Focus on Yourself Rather Than Others

By Mae Davies / October 26, 2014
Focus on Yourself Rather Than Others
Most (if not all) people can’t help comparing themselves to others. There will always be somebody better than each of us, no matter how good we believe we are, so it’s hard not to consider others as standards of success. There’s nothing wrong in doing so, as it may encourage you to focus on yourself and strive harder to achieve your goals, but it can be detrimental to your well-being if you focus on nothing but others’ successes. Indeed, doing so can cause you to remain the way you are for the rest of your life, no matter how you try to improve yourself.

There’s a reason why envy is among the 7 ‘deadly’ sins. When you feel envious of other people, it’s likely that you wish to have the things they own rather than work to obtain these things. Such a desire causes you to be angry with these people. You may wish they weren’t more successful than you. Worse, you may also try to steal the things they own. When you can no longer keep your awful feelings in check, you might start a fight with them. If they are your friends, you’ll lose them. You also gained nothing and will remain the same person, who will become spiteful toward those you may feel envious of. Such a person would rather desire the success of others rather than achieve success for himself, making it unlikely he could ever learn how to improve himself.

But we aren’t telling you to be selfish. Being selfish is as bad as being envious of other people, for it can have adverse effects on your life as well. For instance, having concern for nobody but yourself causes you to be of very little to no help to anybody, making it unlikely anyone would like to be your friend. Friendship is in large part about help and support. Indeed, you need the help and support of your friends to grow; without them, you can’t become the best you can possibly be. focus on yourself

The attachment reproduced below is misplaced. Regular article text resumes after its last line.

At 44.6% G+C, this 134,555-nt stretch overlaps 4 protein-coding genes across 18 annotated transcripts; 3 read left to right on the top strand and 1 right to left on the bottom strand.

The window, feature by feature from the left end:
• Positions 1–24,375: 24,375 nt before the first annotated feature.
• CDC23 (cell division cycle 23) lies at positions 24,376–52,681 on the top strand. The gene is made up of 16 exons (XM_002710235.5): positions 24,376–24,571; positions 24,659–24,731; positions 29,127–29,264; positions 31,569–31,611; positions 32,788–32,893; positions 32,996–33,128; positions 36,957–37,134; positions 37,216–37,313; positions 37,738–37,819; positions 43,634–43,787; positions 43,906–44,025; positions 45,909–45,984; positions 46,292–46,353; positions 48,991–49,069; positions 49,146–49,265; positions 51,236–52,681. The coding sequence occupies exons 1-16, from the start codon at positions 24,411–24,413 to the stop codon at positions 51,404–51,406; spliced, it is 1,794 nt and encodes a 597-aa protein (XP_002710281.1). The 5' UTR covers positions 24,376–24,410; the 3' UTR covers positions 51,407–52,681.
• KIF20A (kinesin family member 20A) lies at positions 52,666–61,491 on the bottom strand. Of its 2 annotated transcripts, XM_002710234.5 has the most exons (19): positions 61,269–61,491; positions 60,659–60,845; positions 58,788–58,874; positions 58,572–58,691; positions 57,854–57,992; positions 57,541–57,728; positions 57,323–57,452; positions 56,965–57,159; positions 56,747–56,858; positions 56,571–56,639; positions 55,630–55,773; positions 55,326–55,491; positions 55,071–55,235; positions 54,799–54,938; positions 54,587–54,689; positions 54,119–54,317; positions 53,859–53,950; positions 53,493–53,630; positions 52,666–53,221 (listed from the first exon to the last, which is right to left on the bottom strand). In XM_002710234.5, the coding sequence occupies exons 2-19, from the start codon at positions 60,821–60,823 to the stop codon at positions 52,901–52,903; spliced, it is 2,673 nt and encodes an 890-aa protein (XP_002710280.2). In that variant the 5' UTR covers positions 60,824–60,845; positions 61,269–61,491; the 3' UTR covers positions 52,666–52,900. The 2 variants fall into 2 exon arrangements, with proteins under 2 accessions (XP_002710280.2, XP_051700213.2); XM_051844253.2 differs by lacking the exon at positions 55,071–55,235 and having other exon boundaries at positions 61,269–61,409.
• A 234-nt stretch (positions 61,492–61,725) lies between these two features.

When we tell you to focus on yourself rather than others, we’re basically telling you to stop looking for the good in life in general outside of your own life. When you start focusing on the good in yourself and your life, we trust you’ll realize that you’re quite fortunate already. Once you start feeling this way, you are sure to be able to improve yourself and your life.

The grass may almost always seem greener outside of your yard, but this doesn’t mean you can’t make your little patch on God’s green earth as beautiful as you possibly can. To be able to start doing so, you have to first see the beauty it possesses. Once you realize how good you have it already, you’ll be able to stop comparing yourself to other people, and instead, focus on yourself, enabling you to learn the best ways to improve yourself and your life.

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About the author

Mae Davies

BA, MA Psychology (and Conflict Resolution), University of Cambridge (2007). With a decade of trial and error in psychology and 33 years of navigating my own complex (that's one word for it!) relationships with family, friends, co-workers and men, I hope I have some useful knowledge and skills to share with my readers about making sense of relationships and trying to become a better person every day.